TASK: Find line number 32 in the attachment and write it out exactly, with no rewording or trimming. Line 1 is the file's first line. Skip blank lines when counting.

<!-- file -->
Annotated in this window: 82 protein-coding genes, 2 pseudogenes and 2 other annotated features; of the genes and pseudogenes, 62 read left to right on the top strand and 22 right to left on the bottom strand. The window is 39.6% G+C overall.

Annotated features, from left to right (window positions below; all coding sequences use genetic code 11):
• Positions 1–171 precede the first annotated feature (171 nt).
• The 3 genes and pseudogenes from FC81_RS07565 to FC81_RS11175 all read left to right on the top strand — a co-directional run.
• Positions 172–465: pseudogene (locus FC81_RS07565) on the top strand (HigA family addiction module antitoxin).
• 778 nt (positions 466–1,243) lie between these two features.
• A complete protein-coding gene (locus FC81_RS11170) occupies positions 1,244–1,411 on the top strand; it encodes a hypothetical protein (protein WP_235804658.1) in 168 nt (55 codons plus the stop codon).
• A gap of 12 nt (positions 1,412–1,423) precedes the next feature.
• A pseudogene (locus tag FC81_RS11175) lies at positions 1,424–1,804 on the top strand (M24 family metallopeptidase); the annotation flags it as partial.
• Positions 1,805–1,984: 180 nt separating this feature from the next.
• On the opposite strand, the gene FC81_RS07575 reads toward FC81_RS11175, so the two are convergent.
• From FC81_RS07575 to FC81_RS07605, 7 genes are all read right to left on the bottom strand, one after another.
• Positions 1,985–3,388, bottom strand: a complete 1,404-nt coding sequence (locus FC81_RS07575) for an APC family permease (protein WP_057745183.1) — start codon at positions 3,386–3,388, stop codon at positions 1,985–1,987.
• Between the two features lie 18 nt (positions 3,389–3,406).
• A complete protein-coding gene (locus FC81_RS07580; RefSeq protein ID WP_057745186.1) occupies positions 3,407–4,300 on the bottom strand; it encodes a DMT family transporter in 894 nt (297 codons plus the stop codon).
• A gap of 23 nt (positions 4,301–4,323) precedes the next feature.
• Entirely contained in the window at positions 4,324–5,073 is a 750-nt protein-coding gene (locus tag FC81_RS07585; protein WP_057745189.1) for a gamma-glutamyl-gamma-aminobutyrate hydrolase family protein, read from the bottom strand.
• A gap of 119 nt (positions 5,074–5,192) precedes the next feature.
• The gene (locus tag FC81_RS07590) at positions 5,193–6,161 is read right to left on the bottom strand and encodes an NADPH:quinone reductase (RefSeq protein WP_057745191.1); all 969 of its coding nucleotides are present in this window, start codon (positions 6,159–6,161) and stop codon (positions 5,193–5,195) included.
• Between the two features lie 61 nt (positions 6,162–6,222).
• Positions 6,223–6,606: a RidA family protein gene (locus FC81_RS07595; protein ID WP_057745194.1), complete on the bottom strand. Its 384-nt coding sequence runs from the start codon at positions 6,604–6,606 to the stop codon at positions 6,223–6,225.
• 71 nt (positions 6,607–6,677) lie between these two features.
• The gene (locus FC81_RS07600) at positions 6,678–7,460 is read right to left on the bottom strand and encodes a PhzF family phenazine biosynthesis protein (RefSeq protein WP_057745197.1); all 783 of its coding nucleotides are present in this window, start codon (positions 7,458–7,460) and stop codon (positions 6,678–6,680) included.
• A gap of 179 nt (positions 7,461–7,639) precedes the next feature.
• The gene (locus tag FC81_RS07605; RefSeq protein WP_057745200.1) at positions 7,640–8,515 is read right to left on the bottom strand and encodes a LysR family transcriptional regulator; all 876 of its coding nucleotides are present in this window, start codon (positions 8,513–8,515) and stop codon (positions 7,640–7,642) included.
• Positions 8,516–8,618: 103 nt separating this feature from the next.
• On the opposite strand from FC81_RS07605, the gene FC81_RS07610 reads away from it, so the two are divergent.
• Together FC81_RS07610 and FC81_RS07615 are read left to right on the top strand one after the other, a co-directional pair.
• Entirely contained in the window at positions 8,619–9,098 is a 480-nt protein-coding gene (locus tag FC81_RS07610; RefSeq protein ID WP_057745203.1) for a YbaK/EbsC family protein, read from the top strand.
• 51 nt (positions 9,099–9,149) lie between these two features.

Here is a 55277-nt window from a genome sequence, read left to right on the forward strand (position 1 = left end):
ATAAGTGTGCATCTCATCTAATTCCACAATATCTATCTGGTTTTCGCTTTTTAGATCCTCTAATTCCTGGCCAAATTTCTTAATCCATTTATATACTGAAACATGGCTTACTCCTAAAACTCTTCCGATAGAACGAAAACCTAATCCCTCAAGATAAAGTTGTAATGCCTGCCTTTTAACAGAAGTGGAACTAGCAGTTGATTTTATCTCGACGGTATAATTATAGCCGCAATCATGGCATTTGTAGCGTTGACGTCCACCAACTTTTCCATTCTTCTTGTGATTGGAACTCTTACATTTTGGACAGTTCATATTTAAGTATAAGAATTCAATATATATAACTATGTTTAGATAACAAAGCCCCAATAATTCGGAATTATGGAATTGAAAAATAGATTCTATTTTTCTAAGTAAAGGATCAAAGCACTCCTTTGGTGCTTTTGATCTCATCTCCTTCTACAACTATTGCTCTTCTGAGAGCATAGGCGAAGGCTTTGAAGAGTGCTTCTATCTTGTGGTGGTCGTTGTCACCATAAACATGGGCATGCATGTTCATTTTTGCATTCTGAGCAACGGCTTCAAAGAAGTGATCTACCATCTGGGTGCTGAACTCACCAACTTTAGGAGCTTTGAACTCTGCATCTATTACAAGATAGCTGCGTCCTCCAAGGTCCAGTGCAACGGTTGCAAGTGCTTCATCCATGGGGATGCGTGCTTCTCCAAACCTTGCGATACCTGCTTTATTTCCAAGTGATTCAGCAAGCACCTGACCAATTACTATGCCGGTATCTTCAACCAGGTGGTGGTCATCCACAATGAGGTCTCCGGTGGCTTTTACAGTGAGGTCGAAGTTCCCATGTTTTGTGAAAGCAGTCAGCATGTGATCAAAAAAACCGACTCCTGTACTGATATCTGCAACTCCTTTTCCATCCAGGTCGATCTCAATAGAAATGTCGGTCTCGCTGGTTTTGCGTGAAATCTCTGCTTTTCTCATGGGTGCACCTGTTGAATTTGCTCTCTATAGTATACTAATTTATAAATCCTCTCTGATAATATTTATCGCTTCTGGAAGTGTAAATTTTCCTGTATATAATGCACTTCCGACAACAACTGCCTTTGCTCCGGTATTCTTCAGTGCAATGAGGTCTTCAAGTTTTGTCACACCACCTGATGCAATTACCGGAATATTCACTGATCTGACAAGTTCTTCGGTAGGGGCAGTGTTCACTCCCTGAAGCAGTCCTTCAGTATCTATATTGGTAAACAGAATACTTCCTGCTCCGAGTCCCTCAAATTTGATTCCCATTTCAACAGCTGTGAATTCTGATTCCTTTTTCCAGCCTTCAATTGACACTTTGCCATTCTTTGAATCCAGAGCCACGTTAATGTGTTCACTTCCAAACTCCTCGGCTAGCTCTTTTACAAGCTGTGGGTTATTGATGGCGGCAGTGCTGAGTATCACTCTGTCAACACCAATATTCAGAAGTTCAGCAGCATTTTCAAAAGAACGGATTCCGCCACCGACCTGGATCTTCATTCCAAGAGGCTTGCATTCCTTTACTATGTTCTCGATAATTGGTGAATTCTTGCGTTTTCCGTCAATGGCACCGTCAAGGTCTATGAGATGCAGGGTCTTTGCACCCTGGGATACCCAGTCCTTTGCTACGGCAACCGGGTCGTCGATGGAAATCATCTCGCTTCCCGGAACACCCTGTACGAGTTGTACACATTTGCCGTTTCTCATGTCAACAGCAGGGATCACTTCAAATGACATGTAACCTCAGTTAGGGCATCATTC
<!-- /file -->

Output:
ATAAGTGTGCATCTCATCTAATTCCACAATATCTATCTGGTTTTCGCTTTTTAGATCCTCTAATTCCTGGCCAAATTTCTTAATCCATTTATATACTGAAACATGGCTTACTCCTAAAACTCTTCCGATAGAACGAAAACCTAATCCCTCAAGATAAAGTTGTAATGCCTGCCTTTTAACAGAAGTGGAACTAGCAGTTGATTTTATCTCGACGGTATAATTATAGCCGCAATCATGGCATTTGTAGCGTTGACGTCCACCAACTTTTCCATTCTTCTTGTGATTGGAACTCTTACATTTTGGACAGTTCATATTTAAGTATAAGAATTCAATATATATAACTATGTTTAGATAACAAAGCCCCAATAATTCGGAATTATGGAATTGAAAAATAGATTCTATTTTTCTAAGTAAAGGATCAAAGCACTCCTTTGGTGCTTTTGATCTCATCTCCTTCTACAACTATTGCTCTTCTGAGAGCATAGGCGAAGGCTTTGAAGAGTGCTTCTATCTTGTGGTGGTCGTTGTCACCATAAACATGGGCATGCATGTTCATTTTTGCATTCTGAGCAACGGCTTCAAAGAAGTGATCTACCATCTGGGTGCTGAACTCACCAACTTTAGGAGCTTTGAACTCTGCATCTATTACAAGATAGCTGCGTCCTCCAAGGTCCAGTGCAACGGTTGCAAGTGCTTCATCCATGGGGATGCGTGCTTCTCCAAACCTTGCGATACCTGCTTTATTTCCAAGTGATTCAGCAAGCACCTGACCAATTACTATGCCGGTATCTTCAACCAGGTGGTGGTCATCCACAATGAGGTCTCCGGTGGCTTTTACAGTGAGGTCGAAGTTCCCATGTTTTGTGAAAGCAGTCAGCATGTGATCAAAAAAACCGACTCCTGTACTGATATCTGCAACTCCTTTTCCATCCAGGTCGATCTCAATAGAAATGTCGGTCTCGCTGGTTTTGCGTGAAATCTCTGCTTTTCTCATGGGTGCACCTGTTGAATTTGCTCTCTATAGTATACTAATTTATAAATCCTCTCTGATAATATTTATCGCTTCTGGAAGTGTAAATTTTCCTGTATATAATGCACTTCCGACAACAACTGCCTTTGCTCCGGTATTCTTCAGTGCAATGAGGTCTTCAAGTTTTGTCACACCACCTGATGCAATTACCGGAATATTCACTGATCTGACAAGTTCTTCGGTAGGGGCAGTGTTCACTCCCTGAAGCAGTCCTTCAGTATCTATATTGGTAAACAGAATACTTCCTGCTCCGAGTCCCTCAAATTTGATTCCCATTTCAACAGCTGTGAATTCTGATTCCTTTTTCCAGCCTTCAATTGACACTTTGCCATTCTTTGAATCCAGAGCCACGTTAATGTGTTCACTTCCAAACTCCTCGGCTAGCTCTTTTACAAGCTGTGGGTTATTGATGGCGGCAGTGCTGAGTATCACTCTGTCAACACCAATATTCAGAAGTTCAGCAGCATTTTCAAAAGAACGGATTCCGCCACCGACCTGGATCTTCATTCCAAGAGGCTTGCATTCCTTTACTATGTTCTCGATAATTGGTGAATTCTTGCGTTTTCCGTCAATGGCACCGTCAAGGTCTATGAGATGCAGGGTCTTTGCACCCTGGGATACCCAGTCCTTTGCTACGGCAACCGGGTCGTCGATGGAAATCATCTCGCTTCCCGGAACACCCTGTACGAGTTGTACACATTTGCCGTTTCTCATGTCAACAGCAGGGATCACTTCAAATGACATGTAACCTCAGTTAGGGCATCATTC